To our best knowledge the present study is the first overview of guidelines encompassing a broad spectrum of preoperative care recommendations.
We observed higher level of evidence supporting therapeutic than risk stratification recommendations (high/moderate quality of evidence 59 vs 22%, respectively). It is not surprising, because cross sectional or cohort studies can provide high quality evidence for test accuracy but indirect evidence for patient-important outcomes. Furthermore, highs level of heterogeneity is almost the rule in risk stratifications test, downgrading even more the level of evidence because inconsistency.[26-28]
The strength of a recommendation is defined as the extent to which one can be confident that the desirable effects of an intervention outweigh its undesirable ones. We found only 12/53 (23%) ‘strong’ risk stratification recommendations statements (for and against) based on high/moderate level of evidence and 43/78 (55%) for therapeutic/preventive care recommendation. Although it would be desirable higher proportions of high-quality supporting evidence a guide panel must consider additional factors. In order to assess competing management alternatives, GRADE proposes to consider four domains: estimates of effect for desirable and undesirable outcomes, confidence in the estimates of effect, values and preferences, and resource use. Guideline panels must integrate these factors to make a strong or weak recommendation for or against an intervention.
After our search date, the updated guideline from the European Society of Anesthesiology (ESA) was published, using GRADE and searching until May 2016. This CPG addressed two main clinical questions in order to help each anesthesiologists in their daily practice: 1. how should a pre-operative consultation clinic be organized and 2. How should pre-operative assessment of a patient be performed. As in our present work, this guideline covered specific conditions that might adversely interfere with anesthesia and surgery, including cardiovascular disease, respiratory disease, smoking, obstructive sleep apnea syndrome, renal disease, diabetes, obesity, coagulation disorders, anemia and pre-operative blood conservation strategies, the geriatric patient, alcohol and drug misuse and addiction and currently also neuromuscular disease. We are hereby presenting a preoperative clinical risk criteria and categories that was complemented with established risk factors for postoperative pulmonary complications (See Online supplemental material Appendix 3). The 2018 ESA guidelines also provided independent predictors for difficult mask ventilation, a topic not specifically addressed in previous CPGs.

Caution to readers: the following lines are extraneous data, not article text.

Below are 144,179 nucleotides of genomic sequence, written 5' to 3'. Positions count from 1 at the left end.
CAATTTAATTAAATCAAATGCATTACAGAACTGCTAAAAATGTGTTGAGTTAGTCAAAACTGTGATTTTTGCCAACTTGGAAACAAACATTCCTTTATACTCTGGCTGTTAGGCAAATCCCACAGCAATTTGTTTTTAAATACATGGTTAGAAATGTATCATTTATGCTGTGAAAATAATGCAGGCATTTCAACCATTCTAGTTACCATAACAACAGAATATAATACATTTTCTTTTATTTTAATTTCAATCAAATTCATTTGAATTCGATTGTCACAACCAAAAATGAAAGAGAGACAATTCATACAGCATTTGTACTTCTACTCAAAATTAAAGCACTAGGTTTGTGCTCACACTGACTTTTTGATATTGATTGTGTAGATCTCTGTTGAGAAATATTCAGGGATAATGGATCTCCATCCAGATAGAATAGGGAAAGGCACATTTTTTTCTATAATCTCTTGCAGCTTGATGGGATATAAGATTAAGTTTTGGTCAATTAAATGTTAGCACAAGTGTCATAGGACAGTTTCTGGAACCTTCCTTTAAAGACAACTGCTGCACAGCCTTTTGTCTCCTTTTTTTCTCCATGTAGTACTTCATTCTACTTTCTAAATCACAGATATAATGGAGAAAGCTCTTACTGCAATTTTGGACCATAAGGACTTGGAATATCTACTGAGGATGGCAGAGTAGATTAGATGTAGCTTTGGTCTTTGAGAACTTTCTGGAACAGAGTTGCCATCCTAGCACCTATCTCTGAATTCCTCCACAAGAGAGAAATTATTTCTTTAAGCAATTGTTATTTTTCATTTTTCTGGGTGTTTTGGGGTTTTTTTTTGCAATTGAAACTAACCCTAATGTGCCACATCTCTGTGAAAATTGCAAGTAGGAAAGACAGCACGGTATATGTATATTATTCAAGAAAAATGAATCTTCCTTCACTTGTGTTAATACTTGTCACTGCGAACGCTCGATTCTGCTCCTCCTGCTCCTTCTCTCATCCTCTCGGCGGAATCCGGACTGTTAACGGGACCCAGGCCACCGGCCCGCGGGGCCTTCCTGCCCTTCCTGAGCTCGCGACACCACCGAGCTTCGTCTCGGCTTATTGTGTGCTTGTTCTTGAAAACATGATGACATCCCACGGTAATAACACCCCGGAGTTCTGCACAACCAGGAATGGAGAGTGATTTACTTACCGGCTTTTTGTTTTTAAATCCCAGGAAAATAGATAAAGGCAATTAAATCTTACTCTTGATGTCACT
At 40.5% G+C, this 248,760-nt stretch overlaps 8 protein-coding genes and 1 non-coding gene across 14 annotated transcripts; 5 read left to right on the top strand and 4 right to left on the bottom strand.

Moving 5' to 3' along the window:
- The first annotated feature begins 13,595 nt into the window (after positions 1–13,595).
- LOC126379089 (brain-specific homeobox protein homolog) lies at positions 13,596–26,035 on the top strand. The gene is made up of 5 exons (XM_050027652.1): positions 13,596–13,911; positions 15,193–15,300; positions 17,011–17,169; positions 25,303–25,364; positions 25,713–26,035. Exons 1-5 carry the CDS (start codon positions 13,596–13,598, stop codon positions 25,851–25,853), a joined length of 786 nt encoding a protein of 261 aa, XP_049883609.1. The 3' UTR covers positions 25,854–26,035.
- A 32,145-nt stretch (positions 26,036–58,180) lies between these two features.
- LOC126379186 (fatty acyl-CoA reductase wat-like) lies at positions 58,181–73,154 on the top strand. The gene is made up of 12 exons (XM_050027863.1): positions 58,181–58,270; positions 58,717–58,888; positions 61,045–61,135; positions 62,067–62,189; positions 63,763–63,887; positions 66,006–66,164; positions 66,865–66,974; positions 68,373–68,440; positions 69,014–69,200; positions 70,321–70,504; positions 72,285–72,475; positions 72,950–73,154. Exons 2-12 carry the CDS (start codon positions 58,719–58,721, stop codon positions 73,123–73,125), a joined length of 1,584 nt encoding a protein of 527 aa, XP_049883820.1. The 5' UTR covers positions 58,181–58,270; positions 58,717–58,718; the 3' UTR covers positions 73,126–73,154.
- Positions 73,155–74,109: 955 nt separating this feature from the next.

As described, RCTs are still few and therefore many preoperative interventions rely to a large extent on expert opinion, which in turn requires to be adapted to the reality of nations’ healthcare systems. This large evidence gap should be addressed by related researchers in order to improve the certainty in evidence-based recommendations.
Studies on prognostic or diagnostic accuracy tests, including scoring of severity of illness, usually provide low quality of evidence, even when scores such as ASA-PS, RCRI, NSQIP-MICA, POSSUM and others have been extensively validated.
Our updated overview of EB-CPGs, conducted under the rigorous Cochrane methods, may be a useful resource for the professionals involved in preoperative care to consult during decision-making. We present many strong recommendations with sufficient evidence to be routinely implemented in clinical practice. However, any decision should be taken considering local contextual factors.
In addition, cost reductions were identified at the clinical level as well as at the health system level in another study.[10-12], Two guidelines also suggested strong costs benefits both for patients and society.34,35 Another study showed that the application of EB-CPGs significantly improved the efficiency of the preoperative evaluation without negatively affecting the quality of care. These findings were consistent across different settings, like in a hospital in Barbados where the introduction of guidelines reduced the burden of presurgical tests and costs with not hampering patient’s safety. In the same way, a recent study in a hospital in New Jersey, USA, found that approximately 25% of tests were not justifiable and could be thus eliminated by complying with NICE/ASA guidelines. The evaluation of applying these changes in practice showed significant savings without altering clinical outcomes.
Recommendations can be adopted, modified or even not implemented, depending on institutional or national requirements and legislation and local availability of devices, drugs and resources. Decision-makers at the national and subnational levels should be provided with the information they need to apply the evidence and recommendations in their setting. As a limitation, including only EB-CPGs could have resulted in omitting some information, but we prioritized summarizing the highest quality evidence. Our exclusion criteria for CPGs, limiting the scope may represent an additional caveat Our inclusion/exclusion criteria focused on general recommendations provided a lower amount of evidence for certain practices than if we had also included recommendations for single conditions, specific prophylaxis or single body parts surgeries. Such approach, however would have compromised the feasibility of our systematic review due to the enormous number of such guidelines. Nonetheless, we provided detailed lists with numerous recommendations and reflected guideline’s discrepancies, suggesting that this could not have been a major limitation..